It has been since November that I have written about any of my adventures in seeking to expand my collection of Chinese cookbooks in English, so it was getting to be time to do another installment of “The Chinese Cookbook Project.” Just as I was gearing up to write about the books by the fantastic teacher, author and cook, Grace Zia Chu, I received an email from Scott, asking this very relevant question: “Anyway, I was just looking through the Chinese Cookbook Project section, and wondered if you have encountered any English-language cookbooks covering Chinese Buddhist vegetarian cuisine. I have been searching for a while, but haven’t had any success. Most cookbooks have discussed tofu, and a few have at least mentioned the gluten mock-meats in passing, but I would find any information about other ingredients and techniques, such as the (probably brown mushroom-based) vegetarian stocks used, very helpful.”
I answered Scott in email, but I thought that the answer I gave might be of interest to other readers, so I expanded upon it and present it here.
The good news is, yes, I know of and have read five vegetarian Chinese cookbooks that deal specifically with some of the Buddhist recipes that Scott asked about. The bad news is–all but one of them are out of print. However, the bad news is softened by the fact that all of them are readily available at no great cost from Amazon, Bookfinder and, most likely eBay.
First of all, I suppose I should explain what exactly we mean when we talk about Chinese Buddhist vegetarian cooking, shouldn’t I?
Many, but not all Buddhists, take the tenet of “Do no harm,” to extend to diet: thus they are vegetarians.
However, the vegetarian monks of China, did not believe that all pleasure must be sacrificed in order to do no harm to living beings, so they cleverly invented a cuisine, which is called, “zhai cai” which roughly translates to either “purification cuisine” or “disciplined cuisine.” In this highly developed and fascinating variant on Chinese cookery, meat is replaced by tofu, wheat gluten, black mushrooms, agar-agar, and other meat analogues. Wheat gluten, in particular, is used in highly creative and very flavorful ways to very closely imitate chicken, or other meats.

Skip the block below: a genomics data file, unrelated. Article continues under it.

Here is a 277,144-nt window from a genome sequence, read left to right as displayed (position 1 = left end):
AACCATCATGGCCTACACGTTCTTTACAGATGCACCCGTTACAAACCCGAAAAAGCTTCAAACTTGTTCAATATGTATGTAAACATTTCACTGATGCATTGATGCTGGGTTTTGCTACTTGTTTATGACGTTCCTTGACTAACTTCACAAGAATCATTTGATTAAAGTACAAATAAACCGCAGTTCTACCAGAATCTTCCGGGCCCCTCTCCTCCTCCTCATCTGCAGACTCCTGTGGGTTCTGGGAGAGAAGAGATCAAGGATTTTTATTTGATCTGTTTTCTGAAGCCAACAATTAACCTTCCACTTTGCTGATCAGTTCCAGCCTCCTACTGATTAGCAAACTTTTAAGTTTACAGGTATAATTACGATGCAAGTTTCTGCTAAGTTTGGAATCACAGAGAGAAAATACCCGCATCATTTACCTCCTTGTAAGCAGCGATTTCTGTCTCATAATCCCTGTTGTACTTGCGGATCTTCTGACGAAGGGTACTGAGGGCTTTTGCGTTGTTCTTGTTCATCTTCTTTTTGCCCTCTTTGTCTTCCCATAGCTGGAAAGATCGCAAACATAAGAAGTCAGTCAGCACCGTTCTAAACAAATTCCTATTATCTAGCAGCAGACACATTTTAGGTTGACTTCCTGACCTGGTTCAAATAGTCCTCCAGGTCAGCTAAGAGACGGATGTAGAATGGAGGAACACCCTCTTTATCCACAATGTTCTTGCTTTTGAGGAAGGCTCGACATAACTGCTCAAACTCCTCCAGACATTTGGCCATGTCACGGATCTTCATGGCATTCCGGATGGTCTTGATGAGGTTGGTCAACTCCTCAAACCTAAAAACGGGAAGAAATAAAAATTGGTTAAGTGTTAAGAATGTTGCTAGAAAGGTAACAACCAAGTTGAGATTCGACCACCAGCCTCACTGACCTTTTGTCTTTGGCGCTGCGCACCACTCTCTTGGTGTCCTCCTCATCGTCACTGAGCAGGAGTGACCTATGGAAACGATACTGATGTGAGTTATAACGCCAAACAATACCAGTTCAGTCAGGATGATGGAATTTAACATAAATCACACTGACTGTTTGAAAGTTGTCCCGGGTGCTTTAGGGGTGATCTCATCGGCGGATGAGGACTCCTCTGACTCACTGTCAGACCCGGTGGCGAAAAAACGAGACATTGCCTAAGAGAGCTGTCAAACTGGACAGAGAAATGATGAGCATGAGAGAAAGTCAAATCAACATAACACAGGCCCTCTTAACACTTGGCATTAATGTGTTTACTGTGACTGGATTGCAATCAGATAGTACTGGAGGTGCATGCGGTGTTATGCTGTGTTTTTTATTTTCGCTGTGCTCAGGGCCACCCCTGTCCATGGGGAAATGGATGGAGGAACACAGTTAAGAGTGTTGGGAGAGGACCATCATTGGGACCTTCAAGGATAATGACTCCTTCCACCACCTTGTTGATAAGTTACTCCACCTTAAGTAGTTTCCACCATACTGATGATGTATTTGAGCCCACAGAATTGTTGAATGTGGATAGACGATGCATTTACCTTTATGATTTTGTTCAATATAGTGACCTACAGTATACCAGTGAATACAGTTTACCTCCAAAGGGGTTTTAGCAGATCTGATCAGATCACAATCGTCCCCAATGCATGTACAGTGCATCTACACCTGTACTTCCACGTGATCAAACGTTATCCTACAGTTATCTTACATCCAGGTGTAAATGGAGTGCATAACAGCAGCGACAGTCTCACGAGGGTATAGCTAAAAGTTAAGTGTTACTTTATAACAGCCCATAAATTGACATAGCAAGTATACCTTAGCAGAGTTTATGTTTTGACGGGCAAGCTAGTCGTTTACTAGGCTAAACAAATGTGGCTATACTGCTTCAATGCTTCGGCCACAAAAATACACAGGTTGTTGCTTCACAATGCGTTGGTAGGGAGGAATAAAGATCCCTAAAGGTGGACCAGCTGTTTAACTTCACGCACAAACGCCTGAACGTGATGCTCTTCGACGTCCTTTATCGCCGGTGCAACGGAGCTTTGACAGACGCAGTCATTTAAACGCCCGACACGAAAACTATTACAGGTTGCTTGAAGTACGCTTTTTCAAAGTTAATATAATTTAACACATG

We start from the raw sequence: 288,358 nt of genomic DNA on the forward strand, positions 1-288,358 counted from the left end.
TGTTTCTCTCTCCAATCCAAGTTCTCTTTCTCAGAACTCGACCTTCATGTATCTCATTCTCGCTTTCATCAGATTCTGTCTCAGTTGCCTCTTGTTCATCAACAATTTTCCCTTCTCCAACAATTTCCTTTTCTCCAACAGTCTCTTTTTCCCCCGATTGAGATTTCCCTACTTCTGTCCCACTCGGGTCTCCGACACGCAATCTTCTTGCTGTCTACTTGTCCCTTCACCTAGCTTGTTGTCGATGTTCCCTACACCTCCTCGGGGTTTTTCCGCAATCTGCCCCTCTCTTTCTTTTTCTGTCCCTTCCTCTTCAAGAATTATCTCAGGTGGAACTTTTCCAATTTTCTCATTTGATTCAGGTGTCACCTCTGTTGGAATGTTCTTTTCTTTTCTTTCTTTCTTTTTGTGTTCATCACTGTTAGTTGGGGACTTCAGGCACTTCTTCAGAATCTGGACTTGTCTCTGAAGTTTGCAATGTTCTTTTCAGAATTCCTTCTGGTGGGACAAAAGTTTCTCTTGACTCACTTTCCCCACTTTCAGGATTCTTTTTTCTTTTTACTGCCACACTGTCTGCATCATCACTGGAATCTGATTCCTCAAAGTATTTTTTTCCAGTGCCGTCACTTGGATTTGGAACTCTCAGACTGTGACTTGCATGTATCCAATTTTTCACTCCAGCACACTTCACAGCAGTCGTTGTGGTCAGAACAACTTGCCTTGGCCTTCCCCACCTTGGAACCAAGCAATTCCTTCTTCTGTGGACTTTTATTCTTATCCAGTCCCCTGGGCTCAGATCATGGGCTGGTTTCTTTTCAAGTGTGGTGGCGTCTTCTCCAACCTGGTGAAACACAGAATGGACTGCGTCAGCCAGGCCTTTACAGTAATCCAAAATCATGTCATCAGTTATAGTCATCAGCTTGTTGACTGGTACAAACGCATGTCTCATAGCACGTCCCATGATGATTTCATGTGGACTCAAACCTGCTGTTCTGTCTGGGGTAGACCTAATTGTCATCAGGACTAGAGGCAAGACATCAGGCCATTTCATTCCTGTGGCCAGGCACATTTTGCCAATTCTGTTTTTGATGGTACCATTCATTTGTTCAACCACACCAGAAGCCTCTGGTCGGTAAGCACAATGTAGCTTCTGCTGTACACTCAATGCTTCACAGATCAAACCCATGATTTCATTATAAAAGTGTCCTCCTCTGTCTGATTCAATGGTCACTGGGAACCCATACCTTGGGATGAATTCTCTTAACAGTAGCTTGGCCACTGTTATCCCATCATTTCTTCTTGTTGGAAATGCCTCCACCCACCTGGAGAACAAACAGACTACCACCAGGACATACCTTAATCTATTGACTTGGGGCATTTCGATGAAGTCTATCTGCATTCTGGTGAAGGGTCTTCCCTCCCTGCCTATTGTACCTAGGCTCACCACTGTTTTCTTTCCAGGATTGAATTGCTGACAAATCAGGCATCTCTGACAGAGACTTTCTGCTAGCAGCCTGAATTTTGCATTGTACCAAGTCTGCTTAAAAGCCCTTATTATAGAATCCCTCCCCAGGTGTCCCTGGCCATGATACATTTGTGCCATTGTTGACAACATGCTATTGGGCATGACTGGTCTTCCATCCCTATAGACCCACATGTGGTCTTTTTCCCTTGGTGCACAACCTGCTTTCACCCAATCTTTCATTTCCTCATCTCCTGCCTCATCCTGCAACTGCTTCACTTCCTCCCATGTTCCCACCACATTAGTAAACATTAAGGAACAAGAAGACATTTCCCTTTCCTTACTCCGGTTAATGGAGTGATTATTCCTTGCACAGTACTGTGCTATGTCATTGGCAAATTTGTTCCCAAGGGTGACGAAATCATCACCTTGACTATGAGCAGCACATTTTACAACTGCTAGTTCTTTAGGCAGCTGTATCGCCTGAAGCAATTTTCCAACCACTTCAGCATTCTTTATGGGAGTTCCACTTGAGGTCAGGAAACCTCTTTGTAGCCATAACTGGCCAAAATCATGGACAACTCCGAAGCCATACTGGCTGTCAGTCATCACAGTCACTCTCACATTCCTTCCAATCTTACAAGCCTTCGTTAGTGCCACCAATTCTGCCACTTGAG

Every dish in the repretoire of Chinese cuisine is replicated in zhai cai, from dim sum specialties (steamed buns filled with lotus seed paste are said to have been invented by Buddhist nuns to replace char sui bai–steamed pork buns), to festival dishes to soups, red-braised dishes, noodles, soups and stir-fries.
Scott is right: most Chinese cookbooks in English do not dwell for very long on these Buddhist specialties. It is assumed that Americans are not interested in such foods, or that they would not enjoy the flavor of tofu or wheat gluten, so short shrift is given to this fascinating and very worthy cuisine.
However, as someone who has gone out of her way to order “vegetarian” sesame chicken in Chinese restaurants because I really like the flavor of deep fried wheat gluten, I can say that if Americans get a taste of Buddhist food, they’d like it. Fully vegetarian ma po tofu is really good, too, and there is nothing better than a good steamed lotus seed bun. (I like them much better than the pork buns myself, but not as well as I like my very own steamed mushroom buns.)
On to the books!
First, the one that is in print: Authentic Chinese Cuisine for the Contemporary Kitchen by Bryanna Clark Grogan. To be honest, I was wary of this book, because the author is not Chinese, and it comes from “The Healthy World Cuisine Series.” While the title promises authenticity, I wasn’t very sure about it until I got my hands on the book.
Grogan did her homework, and she presents a good selection of authentic Buddhist-style recipes that utilize wheat gluten. She gives instructions on how to make one’s own wheat gluten, and on how to make vegetable stocks which do indeed, as Scott surmised, use black mushrooms as an ingredient. She also makes good use of typical Chinese vegetarian ingredients such as fermented tofu, Sichuan preserved vegetable, and gives instructions on how to make one’s own homemade bun dough. Some of her recipes are not as authentic as others, but most of them utilize the ingredientsand techniques that I have come to expect from a cookbook which is presenting mainly Chinese recipes, as opposed to “Chinese-inspired” recipes.